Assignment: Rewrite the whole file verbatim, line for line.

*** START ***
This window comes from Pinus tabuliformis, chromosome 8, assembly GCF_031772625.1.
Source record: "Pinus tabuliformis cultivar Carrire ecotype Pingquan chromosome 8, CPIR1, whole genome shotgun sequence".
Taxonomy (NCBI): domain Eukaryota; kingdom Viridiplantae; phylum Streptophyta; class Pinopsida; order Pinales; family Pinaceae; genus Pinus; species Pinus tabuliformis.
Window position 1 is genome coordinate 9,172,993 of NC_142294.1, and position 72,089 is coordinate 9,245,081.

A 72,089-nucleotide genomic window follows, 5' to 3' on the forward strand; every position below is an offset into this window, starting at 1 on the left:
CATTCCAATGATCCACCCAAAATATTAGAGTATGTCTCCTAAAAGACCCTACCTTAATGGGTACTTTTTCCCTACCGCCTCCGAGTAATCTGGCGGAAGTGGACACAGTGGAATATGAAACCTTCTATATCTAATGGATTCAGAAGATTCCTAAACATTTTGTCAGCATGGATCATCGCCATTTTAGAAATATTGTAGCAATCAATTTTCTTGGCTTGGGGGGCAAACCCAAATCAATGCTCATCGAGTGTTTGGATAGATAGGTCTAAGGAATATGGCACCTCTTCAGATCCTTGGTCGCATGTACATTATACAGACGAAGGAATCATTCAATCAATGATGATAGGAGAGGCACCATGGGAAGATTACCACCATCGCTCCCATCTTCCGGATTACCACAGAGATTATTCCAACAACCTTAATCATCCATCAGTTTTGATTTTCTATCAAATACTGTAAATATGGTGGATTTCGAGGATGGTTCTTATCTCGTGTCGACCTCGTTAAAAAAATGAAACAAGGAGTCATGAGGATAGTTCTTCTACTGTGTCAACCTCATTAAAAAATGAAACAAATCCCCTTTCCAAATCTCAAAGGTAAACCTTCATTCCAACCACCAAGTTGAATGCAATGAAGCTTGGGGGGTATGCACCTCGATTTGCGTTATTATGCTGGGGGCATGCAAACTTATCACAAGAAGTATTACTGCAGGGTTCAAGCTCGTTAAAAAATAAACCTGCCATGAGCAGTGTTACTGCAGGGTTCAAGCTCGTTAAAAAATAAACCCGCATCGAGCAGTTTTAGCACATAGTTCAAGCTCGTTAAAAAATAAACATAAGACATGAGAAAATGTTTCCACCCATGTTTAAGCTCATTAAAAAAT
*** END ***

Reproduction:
This window comes from Pinus tabuliformis, chromosome 8, assembly GCF_031772625.1.
Source record: "Pinus tabuliformis cultivar Carrire ecotype Pingquan chromosome 8, CPIR1, whole genome shotgun sequence".
Taxonomy (NCBI): domain Eukaryota; kingdom Viridiplantae; phylum Streptophyta; class Pinopsida; order Pinales; family Pinaceae; genus Pinus; species Pinus tabuliformis.
Window position 1 is genome coordinate 9,172,993 of NC_142294.1, and position 72,089 is coordinate 9,245,081.

A 72,089-nucleotide genomic window follows, 5' to 3' on the forward strand; every position below is an offset into this window, starting at 1 on the left:
CATTCCAATGATCCACCCAAAATATTAGAGTATGTCTCCTAAAAGACCCTACCTTAATGGGTACTTTTTCCCTACCGCCTCCGAGTAATCTGGCGGAAGTGGACACAGTGGAATATGAAACCTTCTATATCTAATGGATTCAGAAGATTCCTAAACATTTTGTCAGCATGGATCATCGCCATTTTAGAAATATTGTAGCAATCAATTTTCTTGGCTTGGGGGGCAAACCCAAATCAATGCTCATCGAGTGTTTGGATAGATAGGTCTAAGGAATATGGCACCTCTTCAGATCCTTGGTCGCATGTACATTATACAGACGAAGGAATCATTCAATCAATGATGATAGGAGAGGCACCATGGGAAGATTACCACCATCGCTCCCATCTTCCGGATTACCACAGAGATTATTCCAACAACCTTAATCATCCATCAGTTTTGATTTTCTATCAAATACTGTAAATATGGTGGATTTCGAGGATGGTTCTTATCTCGTGTCGACCTCGTTAAAAAAATGAAACAAGGAGTCATGAGGATAGTTCTTCTACTGTGTCAACCTCATTAAAAAATGAAACAAATCCCCTTTCCAAATCTCAAAGGTAAACCTTCATTCCAACCACCAAGTTGAATGCAATGAAGCTTGGGGGGTATGCACCTCGATTTGCGTTATTATGCTGGGGGCATGCAAACTTATCACAAGAAGTATTACTGCAGGGTTCAAGCTCGTTAAAAAATAAACCTGCCATGAGCAGTGTTACTGCAGGGTTCAAGCTCGTTAAAAAATAAACCCGCATCGAGCAGTTTTAGCACATAGTTCAAGCTCGTTAAAAAATAAACATAAGACATGAGAAAATGTTTCCACCCATGTTTAAGCTCATTAAAAAAT